NATURAL HISTORY

ASHY STORM PETREL } Oceanodroma homochroa
FAMILY: Hydrobatidae

DESCRIPTION: Ashy storm petrels are smoke-gray seabirds with shallowly forked tails and long, slender wings. Males and females are similar, measuring approximately seven inches in length and typically having a 16-inch wingspan. A pale gray wash on their underwings creates a distinct bar, which is useful for identification. Rarely gliding, ashy storm petrels fly with short, shallow, fluttering wing beats. They have dark-colored bills with a prominent horny tube at the base.

HABITAT: Ashy storm petrels nest in the natural rock crevices found on offshore islands. At sea, the petrels live within the California Current System, preferring the near-shore waters of the continental slope.

RANGE: Ashy storm petrels inhabit the coastal waters off central California, south to northern Baja California, Mexico. Their breeding range is restricted to six offshore island groups and several groups of offshore rocks. Almost the entire breeding population nests on the South Farallon Islands and the Channel Islands.

MIGRATION: Non-migratory seabirds, ashy storm petrels don’t range as far as other species of storm petrel. During fall and winter, birds disperse slightly to offshore waters.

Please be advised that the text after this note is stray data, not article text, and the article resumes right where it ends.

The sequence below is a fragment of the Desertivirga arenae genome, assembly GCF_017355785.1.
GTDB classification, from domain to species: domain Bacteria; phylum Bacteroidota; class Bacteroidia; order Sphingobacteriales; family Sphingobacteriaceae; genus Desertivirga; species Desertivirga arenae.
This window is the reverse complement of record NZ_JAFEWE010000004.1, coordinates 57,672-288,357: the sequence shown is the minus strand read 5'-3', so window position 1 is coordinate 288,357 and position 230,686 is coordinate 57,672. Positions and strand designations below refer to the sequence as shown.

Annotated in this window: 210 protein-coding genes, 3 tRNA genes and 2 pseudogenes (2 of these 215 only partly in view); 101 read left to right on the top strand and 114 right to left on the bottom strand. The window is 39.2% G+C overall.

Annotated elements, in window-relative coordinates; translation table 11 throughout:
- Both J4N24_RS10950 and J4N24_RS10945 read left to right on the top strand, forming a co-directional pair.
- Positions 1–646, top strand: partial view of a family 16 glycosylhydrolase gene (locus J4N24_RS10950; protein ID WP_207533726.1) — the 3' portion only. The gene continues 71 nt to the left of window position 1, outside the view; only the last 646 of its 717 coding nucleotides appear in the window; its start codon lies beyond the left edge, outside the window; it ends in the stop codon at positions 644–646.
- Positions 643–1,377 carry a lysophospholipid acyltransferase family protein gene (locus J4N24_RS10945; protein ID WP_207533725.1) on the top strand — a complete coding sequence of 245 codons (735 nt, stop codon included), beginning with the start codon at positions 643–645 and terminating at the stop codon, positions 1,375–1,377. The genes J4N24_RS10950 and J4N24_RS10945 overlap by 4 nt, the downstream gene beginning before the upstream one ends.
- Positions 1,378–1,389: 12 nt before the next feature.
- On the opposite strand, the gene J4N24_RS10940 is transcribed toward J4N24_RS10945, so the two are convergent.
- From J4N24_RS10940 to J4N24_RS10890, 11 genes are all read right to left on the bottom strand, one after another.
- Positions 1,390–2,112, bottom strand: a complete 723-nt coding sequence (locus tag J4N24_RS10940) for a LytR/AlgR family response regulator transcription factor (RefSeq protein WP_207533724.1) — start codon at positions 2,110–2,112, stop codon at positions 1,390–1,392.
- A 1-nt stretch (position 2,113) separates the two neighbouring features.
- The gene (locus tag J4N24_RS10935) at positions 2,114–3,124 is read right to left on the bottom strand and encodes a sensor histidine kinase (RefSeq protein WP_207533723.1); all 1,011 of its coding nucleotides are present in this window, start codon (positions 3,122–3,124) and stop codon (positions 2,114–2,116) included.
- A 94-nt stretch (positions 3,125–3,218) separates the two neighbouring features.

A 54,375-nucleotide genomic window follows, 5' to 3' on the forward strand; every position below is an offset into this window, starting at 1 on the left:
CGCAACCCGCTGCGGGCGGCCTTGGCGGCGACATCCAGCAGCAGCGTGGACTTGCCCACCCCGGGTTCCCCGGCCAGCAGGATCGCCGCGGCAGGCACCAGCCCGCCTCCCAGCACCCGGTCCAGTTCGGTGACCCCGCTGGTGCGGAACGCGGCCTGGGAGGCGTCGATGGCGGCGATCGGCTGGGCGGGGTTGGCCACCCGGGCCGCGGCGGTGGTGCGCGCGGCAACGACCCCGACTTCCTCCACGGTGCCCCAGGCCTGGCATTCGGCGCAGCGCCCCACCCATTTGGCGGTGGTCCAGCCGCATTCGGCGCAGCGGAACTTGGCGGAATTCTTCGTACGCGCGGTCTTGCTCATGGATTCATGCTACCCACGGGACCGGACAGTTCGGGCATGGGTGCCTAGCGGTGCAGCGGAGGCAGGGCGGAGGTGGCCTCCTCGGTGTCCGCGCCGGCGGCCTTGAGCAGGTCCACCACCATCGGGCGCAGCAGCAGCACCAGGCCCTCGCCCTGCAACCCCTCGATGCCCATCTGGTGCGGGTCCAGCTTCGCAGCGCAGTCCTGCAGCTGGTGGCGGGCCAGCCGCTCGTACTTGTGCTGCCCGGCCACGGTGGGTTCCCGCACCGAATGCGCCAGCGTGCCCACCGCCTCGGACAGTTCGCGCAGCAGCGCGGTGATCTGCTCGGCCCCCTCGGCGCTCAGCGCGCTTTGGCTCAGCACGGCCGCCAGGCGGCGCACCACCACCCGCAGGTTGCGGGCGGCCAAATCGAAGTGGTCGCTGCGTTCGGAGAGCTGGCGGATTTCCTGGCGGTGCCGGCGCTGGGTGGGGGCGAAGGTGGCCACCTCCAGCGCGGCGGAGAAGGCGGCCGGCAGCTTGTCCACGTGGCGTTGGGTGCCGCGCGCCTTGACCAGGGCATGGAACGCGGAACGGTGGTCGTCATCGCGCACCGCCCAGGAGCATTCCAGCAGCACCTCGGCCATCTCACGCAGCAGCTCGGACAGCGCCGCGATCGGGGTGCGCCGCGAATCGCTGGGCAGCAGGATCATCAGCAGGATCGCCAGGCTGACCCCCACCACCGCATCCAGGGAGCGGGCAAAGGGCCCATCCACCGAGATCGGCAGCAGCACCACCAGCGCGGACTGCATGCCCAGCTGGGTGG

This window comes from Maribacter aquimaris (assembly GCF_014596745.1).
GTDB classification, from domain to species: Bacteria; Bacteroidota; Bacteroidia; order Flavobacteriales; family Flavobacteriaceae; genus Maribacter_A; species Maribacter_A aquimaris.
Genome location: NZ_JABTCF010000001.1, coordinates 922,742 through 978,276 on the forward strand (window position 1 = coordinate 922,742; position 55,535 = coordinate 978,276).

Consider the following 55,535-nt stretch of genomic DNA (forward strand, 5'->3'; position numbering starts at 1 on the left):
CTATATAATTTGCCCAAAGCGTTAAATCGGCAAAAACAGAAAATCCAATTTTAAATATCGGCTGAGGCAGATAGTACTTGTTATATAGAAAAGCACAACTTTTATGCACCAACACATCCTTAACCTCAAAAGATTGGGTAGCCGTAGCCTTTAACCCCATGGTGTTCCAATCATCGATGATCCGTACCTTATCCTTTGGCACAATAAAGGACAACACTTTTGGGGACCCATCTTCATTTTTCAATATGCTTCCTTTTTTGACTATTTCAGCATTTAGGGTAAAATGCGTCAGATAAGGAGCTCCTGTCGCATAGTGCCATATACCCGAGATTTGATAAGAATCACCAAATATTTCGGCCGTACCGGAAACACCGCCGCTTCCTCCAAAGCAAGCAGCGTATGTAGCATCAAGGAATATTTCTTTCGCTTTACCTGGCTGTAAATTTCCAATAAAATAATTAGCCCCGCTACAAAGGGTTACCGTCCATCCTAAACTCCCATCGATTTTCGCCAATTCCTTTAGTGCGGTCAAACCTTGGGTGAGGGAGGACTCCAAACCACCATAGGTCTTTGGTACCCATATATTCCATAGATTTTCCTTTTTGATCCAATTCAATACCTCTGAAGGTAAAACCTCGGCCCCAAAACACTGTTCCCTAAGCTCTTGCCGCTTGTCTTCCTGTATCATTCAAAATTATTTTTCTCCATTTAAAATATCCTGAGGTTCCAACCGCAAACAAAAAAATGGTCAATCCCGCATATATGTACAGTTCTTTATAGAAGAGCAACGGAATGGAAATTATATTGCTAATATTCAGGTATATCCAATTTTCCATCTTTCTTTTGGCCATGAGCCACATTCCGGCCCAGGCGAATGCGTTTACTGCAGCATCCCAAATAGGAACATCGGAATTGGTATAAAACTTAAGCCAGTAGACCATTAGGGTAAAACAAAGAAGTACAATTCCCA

BREEDING: Nesting in large colonies, ashy storm petrels lay eggs throughout a breeding season that can start as early as March and last as long as October. They are pelagic birds who only come ashore to breed. Breeding pairs use burrows excavated by other seabirds, natural crevices, and holes in human-constructed rock walls. Females lay only one egg, which is incubated by both sexes for about 45 days. Chicks are fed regurgitated food and leave the nest in three months. Ashy storm petrels have the same mate for many years and repeatedly nest in the same burrow.

LIFE CYCLE: Ashy storm petrels are known to live for at least 25 years.

FEEDING: Ashy storm petrels make use of the abundant surface food provided by upwellings of the California Current System. They feed by night, catching small fish and plankton.

THREATS: Major threats to ashy storm petrels include decreased food supply due to rising ocean temperatures and acidification, habitat loss from rising sea levels, artificial light pollution from fishing vessels and offshore energy terminals, contaminants that cause eggshell thinning, oil spills, depredation by introduced and native predators, and plastic ingestion.

POPULATION TREND: Between 1972 and 1992, the largest colony of ashy storm petrels decreased by nearly half. Reproductive success has also dramatically declined in the past three decades. Today, there are an estimated 5,400 breeding birds remaining.

 

Photo by Glen Tepke